Firings, contraception, immigration, gay marriage, and one-upping conservative values. Had enough? GOP candidates are sounding a little less attractive to Republican voters every time they open their mouths, but the alternative is grimmer than we dare to consider. By the time this winds up in Tampa and the gloves come off for the real battle against the Democratic machine will anyone still be listening? The time has come for some honest American nationalism, but are Republican candidates giving us anything worth listening to?
Both Parties Claim to Support the Middle Class
GOP hopefuls have one thing in common with Democrats. They support the middle class. Even Rick Santorum backs the middle class, despite remarks about our classless society. American classlessness is a hoax. Any visit to a candidate’s 2012 campaign site reveals a laundry list of issues and talk of opportunity, jobs, and a chance to do better that is aimed squarely at middle class Americans.
Every candidate needs an underdog. Salt of the earth voters are the bedrock of political campaigns, the stuff of every stump speech and teary-eyed remembrance. With the exception of the president, who says he supports the middle class but has a predilection for citizens from south of the border, what better symbol to summon American nationalism than long-suffering, hardworking but forever disadvantaged Middle America?
Elections bring us hyperbole recycled from countless campaigns about a way forward, about new visions and righting the wrongs of the past. What we rarely, if ever hear is a vision that sounds genuine, something the American people can get behind. Instead, voters mutter about settling for the lesser of undesirables as candidates disguise personal agendas, telling us what issues are important and what values we should embrace.
Time for a Groundswell of American Nationalism
Republican voters deserve a party and candidates who repudiate everything President Obama and congressional Democrats have subjected us to, not a rubble of hackneyed position statements borrowed from campaigns past. Call it an honest American nationalism if you like, a nationalism directed at those who pay to keep this country going. Voters need to know that they count as more than a revenue source. The candidate who gets that message across deserves to win the 2012 Election. Here is where that candidate can start:
1. Taxpayers Matter.
That taxpayers and their money matter is more than an excuse to parrot a list of spending proposals or rhetoric about reforming the tax code that will go nowhere. It is a value in and of itself. Americans hand far too much of their incomes to Washington to hear how their taxes are wasted, improperly paid out, misappropriated, and lost to fraud. When the IRS doled out benefits to illegal immigrants for the additional child tax credit it handed out the money first and decided later whether recipients were entitled (see: New Immigration Policy Could Force Us to Overlook Fraud). When Illinois foisted its DREAM Act on taxpayers it claimed public money would not go to illegals, failing to acknowledge who pays for public education (see: Illinois DREAM Act: Smarter Illegals, Better Frauds?).
The candidate has not been born who does not talk about cutting waste, fraud, and abuse, or that has been elected and made a noticeable dent in Washington’s disregard for our tax dollars. Just visit Paymentaccuracy.gov and have a look at the numbers for our high-error programs. Then look at the error rates Washington strives for, and ask why a 9.7% improper payment goal for unemployment benefits is something to be proud of.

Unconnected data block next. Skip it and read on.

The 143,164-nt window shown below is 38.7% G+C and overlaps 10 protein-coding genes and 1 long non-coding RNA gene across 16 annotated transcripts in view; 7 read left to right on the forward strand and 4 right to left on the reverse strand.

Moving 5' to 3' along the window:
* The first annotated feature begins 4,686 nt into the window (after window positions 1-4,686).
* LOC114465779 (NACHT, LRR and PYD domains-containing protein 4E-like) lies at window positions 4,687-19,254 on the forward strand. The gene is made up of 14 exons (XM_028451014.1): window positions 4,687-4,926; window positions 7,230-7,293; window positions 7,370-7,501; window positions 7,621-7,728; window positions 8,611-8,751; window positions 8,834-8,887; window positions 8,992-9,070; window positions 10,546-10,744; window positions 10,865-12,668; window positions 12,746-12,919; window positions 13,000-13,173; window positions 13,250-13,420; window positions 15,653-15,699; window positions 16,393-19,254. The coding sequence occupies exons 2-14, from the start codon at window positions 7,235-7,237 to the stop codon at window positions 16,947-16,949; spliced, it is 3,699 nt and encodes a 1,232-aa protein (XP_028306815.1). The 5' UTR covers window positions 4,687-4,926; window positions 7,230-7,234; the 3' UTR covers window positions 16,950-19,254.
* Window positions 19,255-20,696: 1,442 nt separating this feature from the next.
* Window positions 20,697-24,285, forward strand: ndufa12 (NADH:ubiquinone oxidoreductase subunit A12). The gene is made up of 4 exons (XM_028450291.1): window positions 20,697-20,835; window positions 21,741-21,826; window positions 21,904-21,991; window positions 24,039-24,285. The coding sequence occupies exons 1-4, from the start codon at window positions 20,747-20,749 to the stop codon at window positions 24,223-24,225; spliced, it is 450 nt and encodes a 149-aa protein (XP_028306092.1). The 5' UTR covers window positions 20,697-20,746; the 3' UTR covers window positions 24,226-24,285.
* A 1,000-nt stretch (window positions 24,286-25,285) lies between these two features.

2. Problems exist to be solved. They are not speaking points to be nurtured so they never go away.
Spending, deficits and debt, immigration, reforming the tax code, and balancing the budget are favorites that are most valuable to politicians if they are never resolved. These issues are the basis of our time-honored partisan divide, and would turn the dynamic between Democrats and Republicans on its ear if they ever went away. Do not believe for a moment that 2013’s across the board cuts have anything to do with cutting spending or reducing the debt. Congress sent the super committee on a fool’s errand, took the coward’s way out, and when they figure out how to circumvent their own mandatory spending cuts their fix will be used to stage a repeat of the grandstanding we witnessed last summer.
Term limits is another issue that pops up every now and again. Do not hold your breath for that one, either.
3. Everything that prevents moving the country forward can wait.
We need to deal with long-term unemployment, a crisis the December jobs report showed is unchanged and affects 5.6 million Americans. We need to deal with spending and debt, not delay decisions until they become someone else’s problem. Gay marriage, amnesty for illegal immigrants, and other inflammatory, hot button issues directed at Republican voters can wait. These are ploys that advance special interest agendas and will not fix the problems that are destroying our economy and eliminating any hope for the future.
4. Bureaucrats and legislators are paid to do a job. They should do it.
Even the president is a paid employee. Our leader has been busy on the campaign trail for months to make sure he gets his next four years while unemployed Americans search for work. Voters do not have a ready mechanism to remove legislators or a president who do not perform, or an entire Congress so dysfunctional that it would not be able to agree on the day of the week. The only choice we have is to tough it out until the next election.
Getting value from our government is not a policy we can legislate. It has to be a compact between voters and their candidates that serving the American people is a reason, not an excuse for seeking office. If that compact exists, we are not seeing it.
5. When all else fails, see #1.